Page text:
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Old 05-04-2014, 11:47 AM
 
7,015 posts, read 10,319,686 times
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Quote:
Originally Posted by aquietpath View Post
I appreciate expert advice, but I don't discount some of the old timers tips on growing things. My grandfather was an Italian immigrant who was a landscaper by trade. He probably didn't go past 6th grade, but his yard was like the garden of Eden. It was a magical place - rose arbors, grape arbors, fruit trees and flowers everywhere. His vegetable garden was filled to bursting each season. My visits to his home sparked my lifelong interest and love of gardening.

I admit I have a special fondness of old wives tales when it comes to gardening. I'll give them a try over the use of chemicals any day. But I do respect new scientific knowledge when presented, and will certainly give them my consideration. Just please don't try to shove your "facts" down my throat after you have made your point.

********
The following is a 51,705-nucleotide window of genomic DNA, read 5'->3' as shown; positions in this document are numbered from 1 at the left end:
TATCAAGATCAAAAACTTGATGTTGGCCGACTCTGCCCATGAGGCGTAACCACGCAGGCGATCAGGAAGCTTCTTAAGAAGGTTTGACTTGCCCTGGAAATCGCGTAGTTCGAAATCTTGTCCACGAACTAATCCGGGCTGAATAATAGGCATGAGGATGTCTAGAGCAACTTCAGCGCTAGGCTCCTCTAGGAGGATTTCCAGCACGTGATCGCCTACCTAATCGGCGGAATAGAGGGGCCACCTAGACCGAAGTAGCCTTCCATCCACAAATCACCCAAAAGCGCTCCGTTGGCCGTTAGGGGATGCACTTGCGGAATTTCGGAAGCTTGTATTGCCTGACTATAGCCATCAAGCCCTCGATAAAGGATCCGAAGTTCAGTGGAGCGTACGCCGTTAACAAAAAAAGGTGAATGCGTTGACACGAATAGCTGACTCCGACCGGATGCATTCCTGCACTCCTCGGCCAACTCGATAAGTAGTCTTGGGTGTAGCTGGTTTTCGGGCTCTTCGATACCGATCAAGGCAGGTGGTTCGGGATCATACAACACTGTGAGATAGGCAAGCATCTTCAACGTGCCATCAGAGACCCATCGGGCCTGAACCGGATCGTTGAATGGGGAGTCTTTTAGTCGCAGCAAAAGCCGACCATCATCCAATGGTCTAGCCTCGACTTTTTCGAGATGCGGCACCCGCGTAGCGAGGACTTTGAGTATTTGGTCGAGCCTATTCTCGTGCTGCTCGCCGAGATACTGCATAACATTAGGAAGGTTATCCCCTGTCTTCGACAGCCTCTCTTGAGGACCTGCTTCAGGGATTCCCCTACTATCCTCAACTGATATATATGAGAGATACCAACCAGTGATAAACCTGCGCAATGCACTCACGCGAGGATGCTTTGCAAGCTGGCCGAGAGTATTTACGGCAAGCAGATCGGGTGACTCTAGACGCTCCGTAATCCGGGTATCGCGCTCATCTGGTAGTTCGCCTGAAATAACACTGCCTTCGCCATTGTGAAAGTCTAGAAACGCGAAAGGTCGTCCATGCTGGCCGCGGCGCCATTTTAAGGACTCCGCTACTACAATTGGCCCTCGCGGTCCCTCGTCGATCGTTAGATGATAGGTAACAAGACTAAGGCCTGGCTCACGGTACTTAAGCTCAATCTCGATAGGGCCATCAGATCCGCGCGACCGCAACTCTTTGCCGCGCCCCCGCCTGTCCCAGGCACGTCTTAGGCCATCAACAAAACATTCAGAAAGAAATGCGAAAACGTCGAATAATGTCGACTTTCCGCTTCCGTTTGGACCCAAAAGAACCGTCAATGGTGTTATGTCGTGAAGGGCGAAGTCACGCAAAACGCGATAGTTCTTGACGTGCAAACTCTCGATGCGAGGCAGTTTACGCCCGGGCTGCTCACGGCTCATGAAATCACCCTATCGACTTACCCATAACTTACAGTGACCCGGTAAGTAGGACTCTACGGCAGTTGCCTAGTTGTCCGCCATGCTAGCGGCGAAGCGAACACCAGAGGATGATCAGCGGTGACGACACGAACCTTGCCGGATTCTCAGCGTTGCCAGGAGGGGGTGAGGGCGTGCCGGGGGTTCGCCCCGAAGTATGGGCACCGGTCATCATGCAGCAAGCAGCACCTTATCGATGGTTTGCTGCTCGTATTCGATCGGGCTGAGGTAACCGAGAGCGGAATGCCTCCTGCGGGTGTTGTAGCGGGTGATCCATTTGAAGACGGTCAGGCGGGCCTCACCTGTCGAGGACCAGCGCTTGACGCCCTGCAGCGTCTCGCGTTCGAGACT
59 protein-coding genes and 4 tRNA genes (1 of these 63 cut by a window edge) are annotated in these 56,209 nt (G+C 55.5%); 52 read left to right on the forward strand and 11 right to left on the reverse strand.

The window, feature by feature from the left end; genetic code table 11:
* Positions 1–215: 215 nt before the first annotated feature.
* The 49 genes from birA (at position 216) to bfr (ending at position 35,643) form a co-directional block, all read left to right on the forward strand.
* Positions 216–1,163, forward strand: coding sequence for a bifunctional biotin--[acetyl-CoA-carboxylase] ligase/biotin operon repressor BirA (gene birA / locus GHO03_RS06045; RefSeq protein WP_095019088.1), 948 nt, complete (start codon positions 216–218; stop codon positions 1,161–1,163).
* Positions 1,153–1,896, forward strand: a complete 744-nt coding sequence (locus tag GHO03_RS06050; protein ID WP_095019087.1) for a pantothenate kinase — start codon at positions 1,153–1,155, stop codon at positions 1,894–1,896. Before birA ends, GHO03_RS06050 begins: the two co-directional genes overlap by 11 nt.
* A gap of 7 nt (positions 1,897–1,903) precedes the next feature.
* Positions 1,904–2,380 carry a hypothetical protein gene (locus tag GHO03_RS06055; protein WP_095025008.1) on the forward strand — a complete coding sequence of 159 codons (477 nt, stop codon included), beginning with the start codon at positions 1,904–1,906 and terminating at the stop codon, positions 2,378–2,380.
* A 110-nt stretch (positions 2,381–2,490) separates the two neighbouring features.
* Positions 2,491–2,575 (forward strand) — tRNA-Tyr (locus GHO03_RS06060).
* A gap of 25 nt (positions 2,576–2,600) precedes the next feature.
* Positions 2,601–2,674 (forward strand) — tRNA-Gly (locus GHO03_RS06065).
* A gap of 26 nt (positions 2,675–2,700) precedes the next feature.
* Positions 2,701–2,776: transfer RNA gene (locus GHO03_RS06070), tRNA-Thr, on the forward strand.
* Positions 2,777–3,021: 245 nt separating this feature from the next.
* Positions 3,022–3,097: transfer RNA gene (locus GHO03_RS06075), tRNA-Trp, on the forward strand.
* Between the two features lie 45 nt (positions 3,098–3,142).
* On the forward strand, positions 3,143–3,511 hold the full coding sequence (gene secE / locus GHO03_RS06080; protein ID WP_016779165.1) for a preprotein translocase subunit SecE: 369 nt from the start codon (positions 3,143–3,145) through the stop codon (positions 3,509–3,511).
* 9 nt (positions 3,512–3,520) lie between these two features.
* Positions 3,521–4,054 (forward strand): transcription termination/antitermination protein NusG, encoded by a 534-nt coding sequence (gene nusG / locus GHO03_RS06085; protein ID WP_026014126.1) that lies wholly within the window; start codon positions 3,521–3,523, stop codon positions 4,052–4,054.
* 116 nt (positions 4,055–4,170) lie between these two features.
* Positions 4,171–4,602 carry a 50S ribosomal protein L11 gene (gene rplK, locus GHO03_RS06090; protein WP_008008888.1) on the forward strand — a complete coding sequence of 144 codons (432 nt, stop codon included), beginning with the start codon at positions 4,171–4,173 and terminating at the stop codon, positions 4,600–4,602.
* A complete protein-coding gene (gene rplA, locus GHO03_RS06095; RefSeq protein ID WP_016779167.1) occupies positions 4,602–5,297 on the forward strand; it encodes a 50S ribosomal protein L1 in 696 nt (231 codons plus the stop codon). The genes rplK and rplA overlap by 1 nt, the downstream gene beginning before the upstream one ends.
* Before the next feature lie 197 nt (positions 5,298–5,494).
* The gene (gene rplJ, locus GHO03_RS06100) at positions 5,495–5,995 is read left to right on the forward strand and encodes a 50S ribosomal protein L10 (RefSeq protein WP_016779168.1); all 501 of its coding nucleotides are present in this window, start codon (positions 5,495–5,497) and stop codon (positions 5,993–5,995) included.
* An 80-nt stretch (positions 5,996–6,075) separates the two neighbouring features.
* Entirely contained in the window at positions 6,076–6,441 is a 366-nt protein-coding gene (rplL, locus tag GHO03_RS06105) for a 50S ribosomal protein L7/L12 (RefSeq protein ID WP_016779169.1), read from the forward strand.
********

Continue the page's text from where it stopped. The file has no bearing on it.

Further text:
Yes, Bravo! That is an excellent post, aquietpath!

I was raised with the Amish and learned about organic gardening, and hand-me-down tricks of the trade. I also remember the beautiful arbors, climbing roses on the sides of sheds, and flowers galore. Everything grew and bloomed with such ease. I don't think what was handed down to us should be discounted, and replaced with scientific jargon. Granted, science has changed some of our gardening techniques, but it has certainly not replaced them. By the way, I went on to gain some fancy-dancy education in agricultural science, but my dirt-under-the-fingernails techniques prevailed.
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Old 05-04-2014, 03:19 PM
 
23,902 posts, read 31,123,865 times
Reputation: 28539
Quote:
Originally Posted by SATX56 View Post
I take it you see them as a pest as many see Mountain Laurel and Esperanza's?





or Birds of Paradise....




They all do well in our semi desert conditions here.
Um, no? None of those plants are a problem as far as I am concerned (except mountain laurel is poisonous to livestock so it is never grown around here). They are nothing like mimosas - which sprout up like chickweed. Mimosas are a huge pest...and should never ever be planted.
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Old 05-04-2014, 04:38 PM
 
Location: South Central Texas
114,036 posts, read 52,353,828 times
Reputation: 161789
Quote:
Originally Posted by ChessieMom View Post